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From Tucson to Nascar's fast lane: Alex Bowman in the 88 car

Posted at 10:27 PM, Nov 17, 2017
and last updated 2018-02-16 18:37:55-05

There's a large crowd around the number 88 car hauler outside Phoenix International Raceway, where Alex Bowman sits inside it.

"I think most of the guys are probably here because they are waiting for Dale Jr to walk out at some point," said Bowman.

Alex Bowman's path to replace the retiring Dale Earnhardt Jr. started at age six by racing quarter midget cars. The son of an auto body shop owner, Bowman worked his way up the ranks by racing midget and sprint cars.

"Back then, things came a lot easier," said Bowman. "Even running the E series in Arca, it was a lot easier because you're winning every week, and things aren't as tough."

Bowman's biggest fan isn't at the track on this day. It's his grandmother, Loretta Bowman, who attends nearly every race.

"I'm so proud of him," Mrs. Bowman said from her home in Tucson. "I've always been proud of him."

Loretta Bowman was proud when before the 2014 season, Bowman became a full-time driver at Nascar's top level. He was just 19 years old. But for two seasons, Bowman drove for low budgeted teams, and consistently had low finishes.

"I should tell you it was more than frustrating," added Mrs. Bowman.  It was really hard to watch because I knew all the time what a great driver he is."

'It wasn't a whole lot of fun but at the same time, looking back at it, I feel like I learned a lot without a whole lot of expectations," added Alex Bowman.

After two seasons of wrecks, and finishing laps down to cars from the high powered teams like Hendrick, Gibbs, and Penske, Bowman's career was stuck in neutral. Rather than drive again for another underfunded team, Bowman decided to become a test driver at Hendrick Motorsports, not knowing if there would be an opportunity to drive one of its cars.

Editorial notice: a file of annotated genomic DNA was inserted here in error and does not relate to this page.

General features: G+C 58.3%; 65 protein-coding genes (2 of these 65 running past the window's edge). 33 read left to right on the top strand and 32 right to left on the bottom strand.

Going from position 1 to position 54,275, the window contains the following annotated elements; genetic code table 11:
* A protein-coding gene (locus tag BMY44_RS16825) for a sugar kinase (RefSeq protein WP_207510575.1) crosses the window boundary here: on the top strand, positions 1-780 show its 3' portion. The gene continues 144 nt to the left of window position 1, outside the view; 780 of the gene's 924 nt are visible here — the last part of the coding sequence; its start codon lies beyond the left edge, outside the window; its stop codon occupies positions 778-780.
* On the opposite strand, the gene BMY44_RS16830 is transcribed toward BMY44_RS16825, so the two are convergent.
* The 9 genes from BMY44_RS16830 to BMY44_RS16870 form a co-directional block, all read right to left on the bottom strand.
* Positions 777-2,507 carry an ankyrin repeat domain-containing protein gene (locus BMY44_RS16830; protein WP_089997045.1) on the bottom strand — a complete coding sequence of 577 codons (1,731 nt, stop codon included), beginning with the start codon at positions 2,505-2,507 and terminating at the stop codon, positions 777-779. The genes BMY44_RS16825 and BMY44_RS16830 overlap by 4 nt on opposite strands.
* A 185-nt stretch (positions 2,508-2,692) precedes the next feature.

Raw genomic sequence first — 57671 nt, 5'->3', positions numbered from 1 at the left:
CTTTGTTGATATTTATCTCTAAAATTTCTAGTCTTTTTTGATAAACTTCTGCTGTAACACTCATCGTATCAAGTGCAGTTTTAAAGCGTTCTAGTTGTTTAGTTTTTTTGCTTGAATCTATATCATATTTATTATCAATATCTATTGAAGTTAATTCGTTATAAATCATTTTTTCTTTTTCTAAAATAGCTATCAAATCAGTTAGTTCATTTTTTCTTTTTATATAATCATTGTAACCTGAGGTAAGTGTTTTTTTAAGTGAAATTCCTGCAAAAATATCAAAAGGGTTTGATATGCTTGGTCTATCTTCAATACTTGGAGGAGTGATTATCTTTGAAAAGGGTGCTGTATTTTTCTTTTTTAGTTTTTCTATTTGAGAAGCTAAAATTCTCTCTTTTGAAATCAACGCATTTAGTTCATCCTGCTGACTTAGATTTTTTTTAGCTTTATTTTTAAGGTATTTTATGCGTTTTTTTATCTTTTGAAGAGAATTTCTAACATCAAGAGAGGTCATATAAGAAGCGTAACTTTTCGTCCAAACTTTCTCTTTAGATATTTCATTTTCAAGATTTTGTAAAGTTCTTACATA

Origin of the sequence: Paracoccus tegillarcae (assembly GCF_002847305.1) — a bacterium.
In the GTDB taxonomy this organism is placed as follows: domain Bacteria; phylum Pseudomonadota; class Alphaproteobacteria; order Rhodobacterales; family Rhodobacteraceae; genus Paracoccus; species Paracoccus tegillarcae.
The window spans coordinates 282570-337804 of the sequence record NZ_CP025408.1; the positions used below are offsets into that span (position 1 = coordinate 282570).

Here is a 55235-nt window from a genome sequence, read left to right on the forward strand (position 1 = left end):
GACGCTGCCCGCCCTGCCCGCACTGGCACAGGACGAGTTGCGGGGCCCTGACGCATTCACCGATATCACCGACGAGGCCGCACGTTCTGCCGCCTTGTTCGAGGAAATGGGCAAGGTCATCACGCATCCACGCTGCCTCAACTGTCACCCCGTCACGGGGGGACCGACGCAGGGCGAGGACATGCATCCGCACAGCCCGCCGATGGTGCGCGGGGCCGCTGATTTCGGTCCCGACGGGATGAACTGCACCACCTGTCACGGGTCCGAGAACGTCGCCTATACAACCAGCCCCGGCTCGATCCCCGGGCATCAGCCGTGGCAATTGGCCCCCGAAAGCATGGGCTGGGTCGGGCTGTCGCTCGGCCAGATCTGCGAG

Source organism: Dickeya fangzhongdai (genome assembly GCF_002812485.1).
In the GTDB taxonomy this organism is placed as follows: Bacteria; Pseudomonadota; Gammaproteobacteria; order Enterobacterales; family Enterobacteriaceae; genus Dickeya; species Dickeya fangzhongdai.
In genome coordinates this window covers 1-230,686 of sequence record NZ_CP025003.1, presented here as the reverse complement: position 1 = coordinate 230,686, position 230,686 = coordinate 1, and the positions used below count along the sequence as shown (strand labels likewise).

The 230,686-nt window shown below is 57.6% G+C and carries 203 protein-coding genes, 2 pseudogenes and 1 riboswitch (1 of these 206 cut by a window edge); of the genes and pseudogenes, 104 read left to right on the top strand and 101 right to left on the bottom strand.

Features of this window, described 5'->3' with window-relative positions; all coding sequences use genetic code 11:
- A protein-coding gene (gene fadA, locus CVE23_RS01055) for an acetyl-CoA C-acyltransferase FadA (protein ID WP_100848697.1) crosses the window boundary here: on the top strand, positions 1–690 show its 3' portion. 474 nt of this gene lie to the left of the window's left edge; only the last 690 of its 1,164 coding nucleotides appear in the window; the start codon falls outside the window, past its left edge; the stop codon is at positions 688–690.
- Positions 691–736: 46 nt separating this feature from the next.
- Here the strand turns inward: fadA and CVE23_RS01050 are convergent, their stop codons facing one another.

That's when the unexpected happened. Dale Earnhardt Jr, one of the Hendrick Motorsports drivers, and Nascar's most popular driver, had to miss the rest of last season to recover from multiple concussions. Rather than go outside the company, Earnhardt Jr. recommended to car owner Rick Hendrick that Alex Bowman should fill his seat.

"He stood out to me more than anyone on the racetrack as far as how smooth, how perfect, his line was lap after lap," said Earnhardt Jr.

"You know, there's plenty of people that he could have called to fill in for last year, so very thankful that he thought of me to do that," said Bowman.

Bowman proved they made the right decision. He won the pole last year at Phoenix International Raceway, just one hundred miles from where he grew up in Tucson. And, when Earnhardt Jr announced that he would retire at the end of this season, Hendrick Motorsports needed a permanent driver for the 88 car.

"You know, it wasn't much of a decision at all," said Hendrick. "Alex was the guy."

"This is something that has kind of been building for Alex for many years," said Earnhardt Jr. "We've tried and tried to get more and more opportunities for him because every time we put him in the car, he produced."

"When everyone in the company kind of agrees, from the crew chiefs to the drivers, to the sponsors, we put our shoulders together, and said it's going to work, and its exciting for me," added Hendrick.

"To have the support of Mr. Hendrick and everyone at Hendrick Motorsports means the world to me," said Bowman. "It's so special to be able to drive for him."

Bowman again proved he deserves a top ride. He won his first Nascar race in the lower level Xfinity series at Charlotte Motor Speedway.

"I was jumping all over the place," said Mrs. Bowman. "I was thrilled to death. I knew he could do it. I really expected him to do it, but when he came through, it's just really exciting."

"I know it's not a Cup win, but to have something to fall back on, it definitely felt good," said Bowman.

It was a win by a Tucsonan who is stepping into the seat of the sport's most popular driver, who's the son of a driver who helped build the sport.

"I really don't think there's all that much pressure," said Bowman. I just want to go have fun and not really stress myself out too much and enjoy it. Junior Nation has been so supportive. I can't thank them enough."

Now, Bowman is creating his own generation of fans.

"He's been racing since he was six," said Mrs. Bowman. "And, I was hoping that someday, he would find what he wanted, and I think he has."